"Food organics garden organics" are types of organics, natural, biodegradable waste from plants or animals, for example, kitchen scraps and garden cuttings. FOGO waste is valuable as it can be made into commodities such as compost.
FOGO waste accounts for half of the municipal waste stream so an effective waste collection system can support better recovery rates. Local governments using a three bin system which includes a FOGO bin can achieve recovery rates around 65 per cent. FOGO collection systems are preferred by the Waste Authority.
The Waste Authority has recommended the use of recycled materials from the construction and demolition sector to replace raw materials on civil construction projects, including roads, carparks and other suitable infrastructure.
The Authority continues working with the Departments of Water and Environmental Regulation, Transport and with Main Roads on promoting the use of construction and demolition material in ways that do not pose a risk to the environment.
Construction and demolition waste is the largest component of the overall mix of waste streams accounting for around 50 per cent of all waste disposed to landfill.
Increased use of recycled construction and demolition materials instead of raw materials has the potential to reduce projects costs, reduce environmental harm by avoiding transport and extraction impacts and keep valuable materials circulating through the economy.
The results of the trial are anticipated in February 2019.
Students from one high school have proposed calling their composter Audrey after the Venus flytrap plant in Little Shop of Horrors! Audrey had her first feed of food scraps already and digested it well!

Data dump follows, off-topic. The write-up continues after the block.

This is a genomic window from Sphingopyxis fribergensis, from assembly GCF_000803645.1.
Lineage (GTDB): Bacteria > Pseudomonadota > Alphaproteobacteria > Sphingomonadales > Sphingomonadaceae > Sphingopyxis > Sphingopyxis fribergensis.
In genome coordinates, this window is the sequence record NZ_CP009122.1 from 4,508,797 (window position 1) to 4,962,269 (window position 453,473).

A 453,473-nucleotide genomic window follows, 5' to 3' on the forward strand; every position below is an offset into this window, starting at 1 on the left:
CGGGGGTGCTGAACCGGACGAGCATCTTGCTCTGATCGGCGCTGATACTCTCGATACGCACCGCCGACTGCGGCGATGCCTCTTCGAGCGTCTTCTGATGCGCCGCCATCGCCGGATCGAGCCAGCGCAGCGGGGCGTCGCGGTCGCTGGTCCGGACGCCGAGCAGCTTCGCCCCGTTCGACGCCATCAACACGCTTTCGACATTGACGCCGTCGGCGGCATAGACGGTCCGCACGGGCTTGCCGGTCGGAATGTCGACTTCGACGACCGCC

Electric composters have been installed in four WA high schools
The first rounds of funding grants for the Community and Industry Engagement (CIE) program and the Community Grants Scheme (CGS) have recently closed. Both programs attracted a high number of applications, which are currently being assessed by departmental officers.
Recommendations from the assessment panel will be submitted to the Waste Authority for endorsement and submission to the Minister for Environment for approval.
In 2017-18, funding for Waste Authority programs will focus on projects and events that align with the following priorities:
- the minimisation of food waste
- the minimisation of plastic waste
- improvement in the use of construction and demolition products, particularly in support of the Recycled Construction Products program.
Waste Authority’s newsletter subscribers receive an automated notification when a funding round is open. You can subscribe on the Waste Authority’s website homepage.